With midterm season coming to a close, finals week will be here sooner than you think. As you’re preparing to end the semester on a high note, be sure you’re getting all that you can out of your lectures and discussions in class.
To help you out, here are some tips to sharpen your note-taking skills from experienced Hillsdale students.
It is important that your notes are clear and navigable. A good way to practice this is to take as few notes as you can while still making sure you get the essentials down.
Senior English major Lara Forsythe said that when she was a freshman, she took as many notes as she could.
“I used to take way too many notes,” Forsythe said. “Unless you’re sure you’re going through your notes later, just copying everything down is not very sustainable.”
Forsythe said to fix this, she writes only the important points.
“Be more picky,” Forsythe said. “It helps you listen better— you’re processing it and deciding if you should write it down.”
Another easy way to take more efficient notes is to abbreviate. Senior art and English major Katie Davenport said she abbreviates names with one or two letters and shortens other words by writing only four or five letters.
Making your notes uniform makes the best notes stand apart from the rest.
Davenport uses an outline system for her notes so that she can keep her information in a neat way that shows how information is related to other information.
Senior economics and math major Duncan Voyles uses a different outline.
“At the top of the notes, I put a topic,” said Voyles, “and then break it into squigglies, then sub-dots [which are] indented, and then personal anecdotes in the margins.”
For math major Josh Pautz, notes come in two colors. He keeps critically important information in purple and less important information in blue. He keeps comments and asides from the professor off to the side bracketed in either purple or blue to indicate their relative importance.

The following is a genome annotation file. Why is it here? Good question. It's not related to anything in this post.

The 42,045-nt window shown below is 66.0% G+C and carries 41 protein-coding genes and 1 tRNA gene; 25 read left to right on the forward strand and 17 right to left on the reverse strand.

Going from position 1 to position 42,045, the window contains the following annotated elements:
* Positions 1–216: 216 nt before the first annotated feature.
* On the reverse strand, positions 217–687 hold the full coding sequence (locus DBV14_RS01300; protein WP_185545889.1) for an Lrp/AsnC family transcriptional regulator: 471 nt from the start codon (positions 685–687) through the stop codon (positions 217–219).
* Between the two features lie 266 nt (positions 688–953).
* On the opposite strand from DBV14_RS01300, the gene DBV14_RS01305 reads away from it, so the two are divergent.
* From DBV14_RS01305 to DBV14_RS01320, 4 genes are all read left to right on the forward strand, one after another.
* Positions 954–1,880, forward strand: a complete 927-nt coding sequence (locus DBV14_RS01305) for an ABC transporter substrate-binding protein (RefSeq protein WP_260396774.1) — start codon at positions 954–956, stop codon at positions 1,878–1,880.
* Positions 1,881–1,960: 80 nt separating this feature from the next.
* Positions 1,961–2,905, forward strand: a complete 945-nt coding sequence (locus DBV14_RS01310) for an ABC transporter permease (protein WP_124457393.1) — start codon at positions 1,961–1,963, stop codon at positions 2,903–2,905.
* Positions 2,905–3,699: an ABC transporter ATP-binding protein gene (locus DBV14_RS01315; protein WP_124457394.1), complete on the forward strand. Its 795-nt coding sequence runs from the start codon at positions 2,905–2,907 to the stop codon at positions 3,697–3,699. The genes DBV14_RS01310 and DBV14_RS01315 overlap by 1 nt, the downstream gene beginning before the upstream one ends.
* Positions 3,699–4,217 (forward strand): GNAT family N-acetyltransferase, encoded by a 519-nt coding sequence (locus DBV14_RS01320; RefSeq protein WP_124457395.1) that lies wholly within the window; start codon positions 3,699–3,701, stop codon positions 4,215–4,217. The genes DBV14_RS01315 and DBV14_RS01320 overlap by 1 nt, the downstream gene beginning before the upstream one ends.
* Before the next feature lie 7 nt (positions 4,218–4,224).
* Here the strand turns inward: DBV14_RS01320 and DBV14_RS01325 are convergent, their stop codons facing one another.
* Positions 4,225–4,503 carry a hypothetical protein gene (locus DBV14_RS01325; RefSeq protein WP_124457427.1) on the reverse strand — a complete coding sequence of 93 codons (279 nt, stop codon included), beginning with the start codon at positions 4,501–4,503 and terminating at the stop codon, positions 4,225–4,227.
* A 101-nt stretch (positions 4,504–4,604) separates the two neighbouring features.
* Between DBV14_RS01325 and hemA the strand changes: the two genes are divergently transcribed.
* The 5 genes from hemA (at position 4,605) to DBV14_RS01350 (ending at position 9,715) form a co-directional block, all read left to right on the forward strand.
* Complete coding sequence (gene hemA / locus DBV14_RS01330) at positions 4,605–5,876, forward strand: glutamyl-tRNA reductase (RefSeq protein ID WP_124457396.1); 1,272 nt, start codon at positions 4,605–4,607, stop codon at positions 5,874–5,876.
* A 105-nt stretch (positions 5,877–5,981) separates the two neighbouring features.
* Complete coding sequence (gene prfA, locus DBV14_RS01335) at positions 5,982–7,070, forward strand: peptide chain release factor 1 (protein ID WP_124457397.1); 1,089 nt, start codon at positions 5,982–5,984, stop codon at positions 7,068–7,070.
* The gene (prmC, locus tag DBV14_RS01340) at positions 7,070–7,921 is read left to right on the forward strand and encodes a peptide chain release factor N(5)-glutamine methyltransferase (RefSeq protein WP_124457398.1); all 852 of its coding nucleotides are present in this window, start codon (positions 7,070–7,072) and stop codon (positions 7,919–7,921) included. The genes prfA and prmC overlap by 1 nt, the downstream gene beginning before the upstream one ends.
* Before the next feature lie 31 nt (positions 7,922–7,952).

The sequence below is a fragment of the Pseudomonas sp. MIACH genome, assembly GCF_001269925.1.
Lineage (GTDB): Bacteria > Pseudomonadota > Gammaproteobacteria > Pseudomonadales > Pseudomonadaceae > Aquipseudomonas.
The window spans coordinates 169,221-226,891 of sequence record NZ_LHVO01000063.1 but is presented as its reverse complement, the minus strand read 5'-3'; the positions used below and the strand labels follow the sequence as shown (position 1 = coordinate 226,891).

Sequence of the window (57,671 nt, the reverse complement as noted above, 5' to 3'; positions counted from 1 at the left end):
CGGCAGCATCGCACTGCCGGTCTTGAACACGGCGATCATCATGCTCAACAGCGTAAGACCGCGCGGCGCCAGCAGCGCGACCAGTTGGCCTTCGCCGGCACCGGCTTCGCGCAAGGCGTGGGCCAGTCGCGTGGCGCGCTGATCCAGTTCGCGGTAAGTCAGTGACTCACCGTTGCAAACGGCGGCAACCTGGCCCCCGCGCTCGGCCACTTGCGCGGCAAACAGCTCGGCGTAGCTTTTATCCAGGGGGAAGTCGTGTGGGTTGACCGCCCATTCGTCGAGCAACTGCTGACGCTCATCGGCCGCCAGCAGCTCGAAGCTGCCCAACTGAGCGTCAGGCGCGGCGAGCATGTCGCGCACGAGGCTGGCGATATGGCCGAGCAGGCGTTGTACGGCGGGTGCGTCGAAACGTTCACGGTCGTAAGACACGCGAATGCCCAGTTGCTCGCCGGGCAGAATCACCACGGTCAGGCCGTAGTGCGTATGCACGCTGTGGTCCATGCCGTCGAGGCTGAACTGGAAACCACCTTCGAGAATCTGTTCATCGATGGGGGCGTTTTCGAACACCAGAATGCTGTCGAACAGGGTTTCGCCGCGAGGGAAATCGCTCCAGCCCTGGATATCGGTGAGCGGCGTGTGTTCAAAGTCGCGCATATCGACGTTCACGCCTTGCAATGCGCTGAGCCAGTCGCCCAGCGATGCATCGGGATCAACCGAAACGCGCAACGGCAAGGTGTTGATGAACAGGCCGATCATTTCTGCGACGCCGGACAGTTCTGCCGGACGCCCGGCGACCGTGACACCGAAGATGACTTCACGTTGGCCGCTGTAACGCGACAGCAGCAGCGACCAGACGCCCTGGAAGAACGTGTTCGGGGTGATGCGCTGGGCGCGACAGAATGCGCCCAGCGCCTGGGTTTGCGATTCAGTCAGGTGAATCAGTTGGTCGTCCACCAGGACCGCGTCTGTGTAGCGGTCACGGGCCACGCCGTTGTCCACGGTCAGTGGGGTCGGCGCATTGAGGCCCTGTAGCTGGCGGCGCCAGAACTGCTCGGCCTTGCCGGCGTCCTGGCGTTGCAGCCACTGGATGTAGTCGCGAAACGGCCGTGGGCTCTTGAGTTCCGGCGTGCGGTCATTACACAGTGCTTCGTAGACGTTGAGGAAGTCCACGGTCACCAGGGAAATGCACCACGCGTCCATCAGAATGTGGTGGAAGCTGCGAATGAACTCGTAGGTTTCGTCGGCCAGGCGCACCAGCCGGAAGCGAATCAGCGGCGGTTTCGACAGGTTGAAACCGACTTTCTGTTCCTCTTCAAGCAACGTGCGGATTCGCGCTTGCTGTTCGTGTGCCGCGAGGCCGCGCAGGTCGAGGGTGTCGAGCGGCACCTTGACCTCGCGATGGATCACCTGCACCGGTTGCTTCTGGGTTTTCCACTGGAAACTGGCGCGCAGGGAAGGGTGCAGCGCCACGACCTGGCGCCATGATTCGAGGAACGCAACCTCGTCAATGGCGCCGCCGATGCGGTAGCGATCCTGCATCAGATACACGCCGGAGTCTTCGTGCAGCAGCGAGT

Another way to organize your notes is in the Cornell Method.
To use this method, create two columns in your notes. In the right column, write all the notes as you normally would. In the left column pretend that you are playing Jeopardy and write a question that corresponds to the material directly next to it. Alternately, you can write down a few words that describe what the topic is.
Review Your Notes
Whether you transcribe each word your professor utters or you write two sentences all class, and whether you have beautiful notes or a heap of words piled on top of each other, your notes will mean nothing if you do not review them.
If you use the Cornell Method, you have a study guide built into your notes. Read the questions in the left-hand column to yourself and do your best to answer them.
In classes where you must memorize a lot of information, one easy way to keep track of the information of your notes is with flash cards.
When Davenport’s classes require her taking many detailed notes of her classes, she reviews them by typing all her notes and studying those.
Forsythe said she makes her notes beautiful so that she will want to study.
“Have really neat handwriting,” she advised.
She also recommended using beautiful notebooks that will last so that you will treat them better. After all, she said she wants to keep her important notebooks for a long time to come so that she will continue learning from them.
Note-taking is an art, a skill, and most importantly, necessary for success in your college career. The most important thing is to find something that works for you and stick with it. If you want to tweak it, go ahead and try. After all, the only thing worse than bad note-taking is doing note-thing about it.